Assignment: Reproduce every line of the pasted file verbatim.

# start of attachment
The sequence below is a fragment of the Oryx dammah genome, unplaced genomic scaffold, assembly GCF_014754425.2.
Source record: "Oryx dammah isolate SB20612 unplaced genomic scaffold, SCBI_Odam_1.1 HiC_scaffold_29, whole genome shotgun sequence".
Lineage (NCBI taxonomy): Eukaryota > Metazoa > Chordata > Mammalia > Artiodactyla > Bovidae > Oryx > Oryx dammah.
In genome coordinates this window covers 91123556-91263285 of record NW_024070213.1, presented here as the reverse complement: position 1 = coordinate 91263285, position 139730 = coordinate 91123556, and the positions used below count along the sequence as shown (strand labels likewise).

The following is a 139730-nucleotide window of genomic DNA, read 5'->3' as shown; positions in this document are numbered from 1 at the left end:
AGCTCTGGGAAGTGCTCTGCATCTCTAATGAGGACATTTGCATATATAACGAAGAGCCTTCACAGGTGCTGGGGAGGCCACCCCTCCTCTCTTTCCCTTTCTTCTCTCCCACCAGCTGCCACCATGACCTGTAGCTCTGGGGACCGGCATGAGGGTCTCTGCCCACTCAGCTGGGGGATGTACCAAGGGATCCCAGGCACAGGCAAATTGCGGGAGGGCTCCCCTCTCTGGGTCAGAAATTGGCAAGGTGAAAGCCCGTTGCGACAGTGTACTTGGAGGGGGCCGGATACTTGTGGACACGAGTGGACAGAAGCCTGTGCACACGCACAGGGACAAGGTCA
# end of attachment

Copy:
The sequence below is a fragment of the Oryx dammah genome, unplaced genomic scaffold, assembly GCF_014754425.2.
Source record: "Oryx dammah isolate SB20612 unplaced genomic scaffold, SCBI_Odam_1.1 HiC_scaffold_29, whole genome shotgun sequence".
Lineage (NCBI taxonomy): Eukaryota > Metazoa > Chordata > Mammalia > Artiodactyla > Bovidae > Oryx > Oryx dammah.
In genome coordinates this window covers 91123556-91263285 of record NW_024070213.1, presented here as the reverse complement: position 1 = coordinate 91263285, position 139730 = coordinate 91123556, and the positions used below count along the sequence as shown (strand labels likewise).

The following is a 139730-nucleotide window of genomic DNA, read 5'->3' as shown; positions in this document are numbered from 1 at the left end:
AGCTCTGGGAAGTGCTCTGCATCTCTAATGAGGACATTTGCATATATAACGAAGAGCCTTCACAGGTGCTGGGGAGGCCACCCCTCCTCTCTTTCCCTTTCTTCTCTCCCACCAGCTGCCACCATGACCTGTAGCTCTGGGGACCGGCATGAGGGTCTCTGCCCACTCAGCTGGGGGATGTACCAAGGGATCCCAGGCACAGGCAAATTGCGGGAGGGCTCCCCTCTCTGGGTCAGAAATTGGCAAGGTGAAAGCCCGTTGCGACAGTGTACTTGGAGGGGGCCGGATACTTGTGGACACGAGTGGACAGAAGCCTGTGCACACGCACAGGGACAAGGTCA